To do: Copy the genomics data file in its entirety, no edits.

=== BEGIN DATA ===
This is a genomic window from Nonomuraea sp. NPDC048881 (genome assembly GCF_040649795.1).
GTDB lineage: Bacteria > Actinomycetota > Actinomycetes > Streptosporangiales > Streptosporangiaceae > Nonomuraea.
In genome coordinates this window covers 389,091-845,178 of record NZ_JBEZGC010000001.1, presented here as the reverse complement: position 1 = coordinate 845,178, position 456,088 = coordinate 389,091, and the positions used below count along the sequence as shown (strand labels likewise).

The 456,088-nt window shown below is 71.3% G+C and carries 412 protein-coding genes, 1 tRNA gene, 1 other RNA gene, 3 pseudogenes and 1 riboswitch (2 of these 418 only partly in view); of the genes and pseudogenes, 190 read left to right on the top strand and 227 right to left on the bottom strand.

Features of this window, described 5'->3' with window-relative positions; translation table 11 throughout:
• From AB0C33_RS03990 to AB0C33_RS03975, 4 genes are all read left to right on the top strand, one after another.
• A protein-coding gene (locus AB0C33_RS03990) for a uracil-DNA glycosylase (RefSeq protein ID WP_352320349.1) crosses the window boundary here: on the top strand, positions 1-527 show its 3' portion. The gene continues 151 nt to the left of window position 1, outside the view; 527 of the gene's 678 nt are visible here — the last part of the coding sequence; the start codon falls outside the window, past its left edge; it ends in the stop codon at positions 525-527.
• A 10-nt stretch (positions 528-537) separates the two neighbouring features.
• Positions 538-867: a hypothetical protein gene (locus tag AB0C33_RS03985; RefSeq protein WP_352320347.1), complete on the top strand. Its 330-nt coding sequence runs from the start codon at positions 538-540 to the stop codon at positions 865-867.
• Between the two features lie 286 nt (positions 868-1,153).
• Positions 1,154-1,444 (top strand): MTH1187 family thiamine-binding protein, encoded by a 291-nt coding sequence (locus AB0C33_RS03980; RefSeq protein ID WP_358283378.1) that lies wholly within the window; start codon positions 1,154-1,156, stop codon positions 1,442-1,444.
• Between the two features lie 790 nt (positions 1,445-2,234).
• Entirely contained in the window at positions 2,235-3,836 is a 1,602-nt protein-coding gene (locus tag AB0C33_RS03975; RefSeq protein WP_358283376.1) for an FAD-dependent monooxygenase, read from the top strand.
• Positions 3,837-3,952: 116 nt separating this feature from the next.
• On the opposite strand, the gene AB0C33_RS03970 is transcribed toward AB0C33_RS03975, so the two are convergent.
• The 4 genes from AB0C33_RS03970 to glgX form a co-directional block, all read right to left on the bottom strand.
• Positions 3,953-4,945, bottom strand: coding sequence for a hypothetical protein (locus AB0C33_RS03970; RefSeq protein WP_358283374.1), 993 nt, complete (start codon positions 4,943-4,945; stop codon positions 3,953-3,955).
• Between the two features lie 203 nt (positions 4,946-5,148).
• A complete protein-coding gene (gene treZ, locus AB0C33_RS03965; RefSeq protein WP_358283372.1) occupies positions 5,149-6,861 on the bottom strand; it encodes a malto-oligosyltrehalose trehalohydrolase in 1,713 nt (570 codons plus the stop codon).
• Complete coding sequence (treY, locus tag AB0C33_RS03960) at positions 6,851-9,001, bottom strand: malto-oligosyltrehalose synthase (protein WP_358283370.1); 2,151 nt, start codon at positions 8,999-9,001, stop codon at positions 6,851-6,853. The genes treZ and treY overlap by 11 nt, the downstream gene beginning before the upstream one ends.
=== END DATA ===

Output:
This is a genomic window from Nonomuraea sp. NPDC048881 (genome assembly GCF_040649795.1).
GTDB lineage: Bacteria > Actinomycetota > Actinomycetes > Streptosporangiales > Streptosporangiaceae > Nonomuraea.
In genome coordinates this window covers 389,091-845,178 of record NZ_JBEZGC010000001.1, presented here as the reverse complement: position 1 = coordinate 845,178, position 456,088 = coordinate 389,091, and the positions used below count along the sequence as shown (strand labels likewise).

The 456,088-nt window shown below is 71.3% G+C and carries 412 protein-coding genes, 1 tRNA gene, 1 other RNA gene, 3 pseudogenes and 1 riboswitch (2 of these 418 only partly in view); of the genes and pseudogenes, 190 read left to right on the top strand and 227 right to left on the bottom strand.

Features of this window, described 5'->3' with window-relative positions; translation table 11 throughout:
• From AB0C33_RS03990 to AB0C33_RS03975, 4 genes are all read left to right on the top strand, one after another.
• A protein-coding gene (locus AB0C33_RS03990) for a uracil-DNA glycosylase (RefSeq protein ID WP_352320349.1) crosses the window boundary here: on the top strand, positions 1-527 show its 3' portion. The gene continues 151 nt to the left of window position 1, outside the view; 527 of the gene's 678 nt are visible here — the last part of the coding sequence; the start codon falls outside the window, past its left edge; it ends in the stop codon at positions 525-527.
• A 10-nt stretch (positions 528-537) separates the two neighbouring features.
• Positions 538-867: a hypothetical protein gene (locus tag AB0C33_RS03985; RefSeq protein WP_352320347.1), complete on the top strand. Its 330-nt coding sequence runs from the start codon at positions 538-540 to the stop codon at positions 865-867.
• Between the two features lie 286 nt (positions 868-1,153).
• Positions 1,154-1,444 (top strand): MTH1187 family thiamine-binding protein, encoded by a 291-nt coding sequence (locus AB0C33_RS03980; RefSeq protein ID WP_358283378.1) that lies wholly within the window; start codon positions 1,154-1,156, stop codon positions 1,442-1,444.
• Between the two features lie 790 nt (positions 1,445-2,234).
• Entirely contained in the window at positions 2,235-3,836 is a 1,602-nt protein-coding gene (locus tag AB0C33_RS03975; RefSeq protein WP_358283376.1) for an FAD-dependent monooxygenase, read from the top strand.
• Positions 3,837-3,952: 116 nt separating this feature from the next.
• On the opposite strand, the gene AB0C33_RS03970 is transcribed toward AB0C33_RS03975, so the two are convergent.
• The 4 genes from AB0C33_RS03970 to glgX form a co-directional block, all read right to left on the bottom strand.
• Positions 3,953-4,945, bottom strand: coding sequence for a hypothetical protein (locus AB0C33_RS03970; RefSeq protein WP_358283374.1), 993 nt, complete (start codon positions 4,943-4,945; stop codon positions 3,953-3,955).
• Between the two features lie 203 nt (positions 4,946-5,148).
• A complete protein-coding gene (gene treZ, locus AB0C33_RS03965; RefSeq protein WP_358283372.1) occupies positions 5,149-6,861 on the bottom strand; it encodes a malto-oligosyltrehalose trehalohydrolase in 1,713 nt (570 codons plus the stop codon).
• Complete coding sequence (treY, locus tag AB0C33_RS03960) at positions 6,851-9,001, bottom strand: malto-oligosyltrehalose synthase (protein WP_358283370.1); 2,151 nt, start codon at positions 8,999-9,001, stop codon at positions 6,851-6,853. The genes treZ and treY overlap by 11 nt, the downstream gene beginning before the upstream one ends.